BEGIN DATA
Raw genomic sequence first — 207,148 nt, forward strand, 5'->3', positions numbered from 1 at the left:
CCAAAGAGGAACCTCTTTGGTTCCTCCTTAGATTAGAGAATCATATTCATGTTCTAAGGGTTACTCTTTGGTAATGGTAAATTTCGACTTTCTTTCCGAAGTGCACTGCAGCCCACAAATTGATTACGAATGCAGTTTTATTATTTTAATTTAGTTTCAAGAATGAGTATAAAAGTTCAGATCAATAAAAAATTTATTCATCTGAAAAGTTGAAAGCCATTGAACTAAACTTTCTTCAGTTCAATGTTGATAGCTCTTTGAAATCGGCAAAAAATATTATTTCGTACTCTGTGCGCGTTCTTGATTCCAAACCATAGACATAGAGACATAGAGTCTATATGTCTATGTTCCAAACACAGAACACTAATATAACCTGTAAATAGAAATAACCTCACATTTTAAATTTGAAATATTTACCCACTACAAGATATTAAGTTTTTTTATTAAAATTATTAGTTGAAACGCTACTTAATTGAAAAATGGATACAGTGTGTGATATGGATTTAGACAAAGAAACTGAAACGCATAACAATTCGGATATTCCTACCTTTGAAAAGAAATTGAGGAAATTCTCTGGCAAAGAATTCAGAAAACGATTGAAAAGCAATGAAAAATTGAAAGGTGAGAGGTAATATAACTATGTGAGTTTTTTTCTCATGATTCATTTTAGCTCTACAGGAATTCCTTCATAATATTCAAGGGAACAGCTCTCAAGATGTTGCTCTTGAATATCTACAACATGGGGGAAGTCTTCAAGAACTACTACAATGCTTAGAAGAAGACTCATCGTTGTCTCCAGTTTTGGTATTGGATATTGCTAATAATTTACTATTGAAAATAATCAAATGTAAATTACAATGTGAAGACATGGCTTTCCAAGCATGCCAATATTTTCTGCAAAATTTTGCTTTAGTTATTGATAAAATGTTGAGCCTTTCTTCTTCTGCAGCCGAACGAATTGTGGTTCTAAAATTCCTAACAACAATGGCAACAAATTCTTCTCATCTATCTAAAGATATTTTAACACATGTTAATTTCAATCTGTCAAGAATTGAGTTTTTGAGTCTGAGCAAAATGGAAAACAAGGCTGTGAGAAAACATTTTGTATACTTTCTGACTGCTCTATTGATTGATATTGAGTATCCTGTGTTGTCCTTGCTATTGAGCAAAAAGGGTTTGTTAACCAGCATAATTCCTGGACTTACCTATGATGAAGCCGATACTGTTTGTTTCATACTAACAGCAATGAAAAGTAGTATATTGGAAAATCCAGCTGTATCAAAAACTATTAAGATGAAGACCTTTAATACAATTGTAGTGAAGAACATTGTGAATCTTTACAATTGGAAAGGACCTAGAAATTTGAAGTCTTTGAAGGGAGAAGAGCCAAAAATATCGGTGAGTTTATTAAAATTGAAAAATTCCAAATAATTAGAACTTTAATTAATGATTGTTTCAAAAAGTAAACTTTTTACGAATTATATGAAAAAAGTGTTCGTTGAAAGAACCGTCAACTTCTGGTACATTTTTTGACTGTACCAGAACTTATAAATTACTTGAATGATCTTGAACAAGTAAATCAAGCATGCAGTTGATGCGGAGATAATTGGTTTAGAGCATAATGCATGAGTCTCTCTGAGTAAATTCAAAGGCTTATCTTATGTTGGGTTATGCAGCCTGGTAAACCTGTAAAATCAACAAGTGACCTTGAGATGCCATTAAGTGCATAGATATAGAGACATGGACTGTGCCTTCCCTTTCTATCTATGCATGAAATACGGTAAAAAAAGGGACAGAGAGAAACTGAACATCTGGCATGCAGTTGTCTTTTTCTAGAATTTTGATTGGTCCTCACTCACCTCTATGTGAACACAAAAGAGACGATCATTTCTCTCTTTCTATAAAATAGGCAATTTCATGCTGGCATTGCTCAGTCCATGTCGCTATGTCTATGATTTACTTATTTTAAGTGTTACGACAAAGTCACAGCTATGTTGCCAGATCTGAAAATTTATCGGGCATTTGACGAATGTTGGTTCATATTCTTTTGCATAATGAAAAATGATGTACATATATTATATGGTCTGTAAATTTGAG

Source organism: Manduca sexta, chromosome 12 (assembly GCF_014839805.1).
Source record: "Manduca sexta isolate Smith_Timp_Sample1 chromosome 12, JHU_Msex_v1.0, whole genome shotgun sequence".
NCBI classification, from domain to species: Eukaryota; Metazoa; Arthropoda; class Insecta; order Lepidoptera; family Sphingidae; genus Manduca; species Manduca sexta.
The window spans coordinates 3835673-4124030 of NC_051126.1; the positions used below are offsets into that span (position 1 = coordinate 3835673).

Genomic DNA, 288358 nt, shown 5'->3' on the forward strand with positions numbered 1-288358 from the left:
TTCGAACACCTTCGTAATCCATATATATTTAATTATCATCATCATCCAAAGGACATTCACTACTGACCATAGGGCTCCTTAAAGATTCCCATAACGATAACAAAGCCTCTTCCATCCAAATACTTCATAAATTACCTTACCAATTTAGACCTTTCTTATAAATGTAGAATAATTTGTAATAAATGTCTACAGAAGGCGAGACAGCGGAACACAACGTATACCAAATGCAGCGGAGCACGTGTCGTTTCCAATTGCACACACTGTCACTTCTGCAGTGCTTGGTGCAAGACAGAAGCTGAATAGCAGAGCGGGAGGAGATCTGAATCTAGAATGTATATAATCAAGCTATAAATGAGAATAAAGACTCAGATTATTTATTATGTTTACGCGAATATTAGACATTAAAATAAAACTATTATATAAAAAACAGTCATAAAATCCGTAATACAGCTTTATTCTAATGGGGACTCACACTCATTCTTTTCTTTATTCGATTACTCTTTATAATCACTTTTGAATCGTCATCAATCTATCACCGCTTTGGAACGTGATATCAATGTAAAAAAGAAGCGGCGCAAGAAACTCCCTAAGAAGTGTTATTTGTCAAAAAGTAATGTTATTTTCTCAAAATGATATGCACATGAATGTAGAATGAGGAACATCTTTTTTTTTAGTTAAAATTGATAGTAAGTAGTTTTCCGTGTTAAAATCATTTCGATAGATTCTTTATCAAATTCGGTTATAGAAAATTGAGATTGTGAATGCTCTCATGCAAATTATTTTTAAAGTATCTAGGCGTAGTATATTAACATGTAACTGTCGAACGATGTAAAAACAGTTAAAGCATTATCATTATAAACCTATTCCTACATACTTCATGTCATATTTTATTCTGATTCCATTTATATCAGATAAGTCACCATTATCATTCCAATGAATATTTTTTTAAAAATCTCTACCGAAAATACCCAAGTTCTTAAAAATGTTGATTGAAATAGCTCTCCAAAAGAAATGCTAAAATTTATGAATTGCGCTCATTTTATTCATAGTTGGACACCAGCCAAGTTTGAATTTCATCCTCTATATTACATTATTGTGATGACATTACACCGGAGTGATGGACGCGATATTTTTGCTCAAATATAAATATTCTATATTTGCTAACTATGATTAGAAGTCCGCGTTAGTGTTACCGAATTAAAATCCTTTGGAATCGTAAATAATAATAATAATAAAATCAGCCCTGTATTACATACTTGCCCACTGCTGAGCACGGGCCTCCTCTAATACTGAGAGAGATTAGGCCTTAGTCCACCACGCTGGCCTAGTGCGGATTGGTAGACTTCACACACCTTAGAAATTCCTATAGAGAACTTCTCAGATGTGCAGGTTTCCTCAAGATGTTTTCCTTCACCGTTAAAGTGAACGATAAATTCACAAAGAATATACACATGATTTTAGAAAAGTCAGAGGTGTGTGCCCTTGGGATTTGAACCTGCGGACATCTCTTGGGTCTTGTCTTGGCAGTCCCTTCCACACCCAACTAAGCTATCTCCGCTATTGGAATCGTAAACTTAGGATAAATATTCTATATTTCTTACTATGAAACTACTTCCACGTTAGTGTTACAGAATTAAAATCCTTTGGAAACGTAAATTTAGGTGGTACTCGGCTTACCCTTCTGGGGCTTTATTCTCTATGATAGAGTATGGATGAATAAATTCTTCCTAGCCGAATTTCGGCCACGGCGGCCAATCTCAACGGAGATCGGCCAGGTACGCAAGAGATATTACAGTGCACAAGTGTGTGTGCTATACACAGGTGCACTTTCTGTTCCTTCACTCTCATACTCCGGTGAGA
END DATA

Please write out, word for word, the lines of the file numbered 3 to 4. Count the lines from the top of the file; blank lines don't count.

Source organism: Manduca sexta, chromosome 12 (assembly GCF_014839805.1).
Source record: "Manduca sexta isolate Smith_Timp_Sample1 chromosome 12, JHU_Msex_v1.0, whole genome shotgun sequence".